On Friday, ASSU Executives John-Lancaster Finley ’16 and Brandon Hill ’16 hosted a town hall on the topic of campus sexual assault with Provost John Etchemendy Ph.D. ’82 and other administrators. Students, faculty and community members gathered in Arrillaga Dining at 8:30 a.m. for a conversation about potential changes to University policies for reporting sexual assault after the Provost’s Task Force on Sexual Assault issued its report in April.
“[Finley and I] believe in the power of exchange and hoped that an open town hall would provide a venue for clear, honest conversation to happen about the University’s work on ending sexual violence,” Hill wrote in an email to The Daily.
The provost offered opening remarks, discussing the new student Title IX process. The Task Force published a report last April on the issues relating to sexual violence on the Stanford campus and recommended specific actions to improve both the systems in place for reporting sexual assault as well as educational programs aimed at prevention.
According to Etchemendy, one of the Task Force’s recommendations involved a new process for adjudicating sexual assault cases, which will likely be put into place during winter quarter 2016. The implementation team has also redesigned support structures for survivors of sexual assault.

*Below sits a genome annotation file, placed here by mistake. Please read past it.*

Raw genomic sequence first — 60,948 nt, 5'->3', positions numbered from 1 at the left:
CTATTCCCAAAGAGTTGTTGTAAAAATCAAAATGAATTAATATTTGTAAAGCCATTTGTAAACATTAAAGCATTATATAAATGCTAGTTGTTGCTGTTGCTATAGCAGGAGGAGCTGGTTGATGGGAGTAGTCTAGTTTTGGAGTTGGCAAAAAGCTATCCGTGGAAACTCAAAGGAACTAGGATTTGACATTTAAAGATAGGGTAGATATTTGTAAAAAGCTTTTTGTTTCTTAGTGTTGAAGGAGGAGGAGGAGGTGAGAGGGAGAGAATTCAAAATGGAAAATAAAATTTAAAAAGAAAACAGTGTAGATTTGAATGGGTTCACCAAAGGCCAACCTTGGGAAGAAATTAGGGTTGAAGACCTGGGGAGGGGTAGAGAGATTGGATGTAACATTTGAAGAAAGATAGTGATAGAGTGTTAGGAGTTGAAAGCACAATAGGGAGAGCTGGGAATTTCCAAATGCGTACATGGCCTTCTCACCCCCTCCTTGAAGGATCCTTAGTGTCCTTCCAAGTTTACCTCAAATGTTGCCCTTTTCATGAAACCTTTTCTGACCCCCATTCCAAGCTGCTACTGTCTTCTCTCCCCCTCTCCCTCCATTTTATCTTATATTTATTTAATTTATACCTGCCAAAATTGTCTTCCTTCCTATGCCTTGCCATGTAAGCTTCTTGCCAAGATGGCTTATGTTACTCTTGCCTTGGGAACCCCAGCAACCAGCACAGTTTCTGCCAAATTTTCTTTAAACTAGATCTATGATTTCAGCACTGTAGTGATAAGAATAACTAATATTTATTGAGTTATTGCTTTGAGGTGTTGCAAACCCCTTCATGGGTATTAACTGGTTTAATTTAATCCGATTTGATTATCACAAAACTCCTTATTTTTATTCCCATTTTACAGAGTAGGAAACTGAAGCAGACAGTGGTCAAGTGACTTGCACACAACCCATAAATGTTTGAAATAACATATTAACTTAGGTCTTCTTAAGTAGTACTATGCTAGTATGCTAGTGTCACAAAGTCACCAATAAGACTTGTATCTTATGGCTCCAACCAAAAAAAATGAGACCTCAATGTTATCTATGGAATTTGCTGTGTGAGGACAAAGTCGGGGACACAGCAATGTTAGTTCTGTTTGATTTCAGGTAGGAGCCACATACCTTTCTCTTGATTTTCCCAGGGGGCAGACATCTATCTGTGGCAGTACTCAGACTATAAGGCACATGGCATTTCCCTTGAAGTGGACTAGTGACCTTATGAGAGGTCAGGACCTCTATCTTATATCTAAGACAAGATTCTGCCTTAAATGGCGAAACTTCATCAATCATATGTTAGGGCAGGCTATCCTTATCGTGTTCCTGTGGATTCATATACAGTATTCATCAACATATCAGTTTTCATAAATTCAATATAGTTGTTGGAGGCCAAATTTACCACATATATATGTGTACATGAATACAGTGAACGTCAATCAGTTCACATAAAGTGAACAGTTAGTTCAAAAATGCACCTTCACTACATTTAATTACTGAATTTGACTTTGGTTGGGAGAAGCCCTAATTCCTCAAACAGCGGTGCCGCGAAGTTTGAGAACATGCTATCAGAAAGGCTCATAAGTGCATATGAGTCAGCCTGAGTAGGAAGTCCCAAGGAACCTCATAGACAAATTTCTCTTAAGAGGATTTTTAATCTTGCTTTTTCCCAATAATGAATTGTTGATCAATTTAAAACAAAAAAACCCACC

Multiple administrators, including Etchemendy, expressed their desire during the event to hear from students about the recommendations in the Task Force’s report so that the implementation team can make adjustments and improvements based on the responses. After hearing from the community about the new adjudication process, the University president will have to read and approve the proposal. There will then be a two-to-three year trial period for the new process.
Mary Elizabeth Magill, dean of the Law School and co-chair of last year’s Task Force, discussed the committee’s recommendations and the next steps for implementation. She will chair the ongoing oversight committee that will be checking in on the implementation process.
According to Magill, the Task Force focused on investigating University efforts to educate the community on sexual assault prevention, provide support for survivors, and investigate and adjudicate reports of incidents on campus. Based on their findings, the team recommended solutions that would improve the University’s efforts on these three fronts.
“The Task Force…moved as quickly as it could to try to put new recommendations in place as soon as possible,” Magill said.